I like it. Good to see the nitty gritty of getting stuff done.
(Sorry I overlooked before. Only noticed “No comments” when I scrolled past.)
hi Tim thanks for the link , what are the tree pronged opposing sensors , how do they work ?
That sensor is called a Sonic Anemometer. Where Cup and Vane wind sensors can only give wind speed and direction in 2D, this sonic unit can also provide the up-down dimension, allowing us to measure the chemistry of the air as it leaves or enters the environment / atmosphere. It provides data at 10 Hz (10 times a second), as does the Infra-red gas analyser next to it, together providing around 2Gig of data per month.
Ok very interesting I will have to google “Sonic Anemometer” now as Iam very intrigued by it .
how many Flux Towers are being built ? are they expensive ?
This sort of research is great to provide a greater understanding of our climate and local ecosystems .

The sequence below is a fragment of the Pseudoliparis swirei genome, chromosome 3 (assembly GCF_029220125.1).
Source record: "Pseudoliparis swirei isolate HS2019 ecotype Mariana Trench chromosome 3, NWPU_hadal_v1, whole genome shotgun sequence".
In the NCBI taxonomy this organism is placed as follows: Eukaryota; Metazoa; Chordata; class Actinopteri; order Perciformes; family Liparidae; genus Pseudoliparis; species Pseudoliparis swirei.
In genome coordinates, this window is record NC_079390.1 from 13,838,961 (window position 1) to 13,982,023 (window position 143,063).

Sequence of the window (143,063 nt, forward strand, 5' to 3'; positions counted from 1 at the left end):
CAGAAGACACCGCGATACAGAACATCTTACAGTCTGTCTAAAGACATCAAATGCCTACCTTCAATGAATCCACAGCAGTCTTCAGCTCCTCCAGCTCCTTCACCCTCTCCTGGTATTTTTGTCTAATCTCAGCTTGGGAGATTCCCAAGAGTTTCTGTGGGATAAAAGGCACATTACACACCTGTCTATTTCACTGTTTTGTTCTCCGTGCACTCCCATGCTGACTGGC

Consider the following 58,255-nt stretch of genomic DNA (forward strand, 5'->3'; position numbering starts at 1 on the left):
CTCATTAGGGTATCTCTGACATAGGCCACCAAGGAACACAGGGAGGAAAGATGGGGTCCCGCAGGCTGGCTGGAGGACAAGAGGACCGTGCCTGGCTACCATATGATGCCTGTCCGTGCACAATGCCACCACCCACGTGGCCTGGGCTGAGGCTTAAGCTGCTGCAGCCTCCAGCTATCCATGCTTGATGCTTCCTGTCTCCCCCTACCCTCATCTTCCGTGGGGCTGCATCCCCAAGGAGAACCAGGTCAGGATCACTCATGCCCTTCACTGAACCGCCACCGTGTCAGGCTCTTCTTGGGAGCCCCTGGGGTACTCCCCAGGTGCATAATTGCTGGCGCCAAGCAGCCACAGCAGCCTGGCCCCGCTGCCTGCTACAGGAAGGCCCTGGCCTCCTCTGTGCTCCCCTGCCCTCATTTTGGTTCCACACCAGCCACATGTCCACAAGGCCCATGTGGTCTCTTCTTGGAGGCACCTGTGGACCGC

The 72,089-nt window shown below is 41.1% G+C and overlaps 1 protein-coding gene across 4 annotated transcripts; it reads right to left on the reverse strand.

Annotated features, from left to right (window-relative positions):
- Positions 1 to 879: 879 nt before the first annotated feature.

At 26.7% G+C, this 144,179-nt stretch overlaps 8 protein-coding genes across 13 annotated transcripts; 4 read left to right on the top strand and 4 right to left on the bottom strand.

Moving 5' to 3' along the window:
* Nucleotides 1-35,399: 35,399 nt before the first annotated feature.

On the Ozflux site, they show a number of the sites active, but not all of them. I think, within the next year or so, we should have nearly 20 sites across Aust and NZ. They can be quite expensive, however, Campbell scientific are trialling a new unit that combines the Sonic Anemometer with the IRGA and reduces the cost (these are by far the most expensive components of flux monitoring). I’m keeping an eye on this, as we hope to expand and if we can fit another unit into the budget, it would be great to build up a transect towards the Murray and get a good feel for how the floodplain environment works.
Thank you for taking the time to explain , theres still so much to learn about the enviroment we rely on and I hope these new instruments speed things up abit before its to late .
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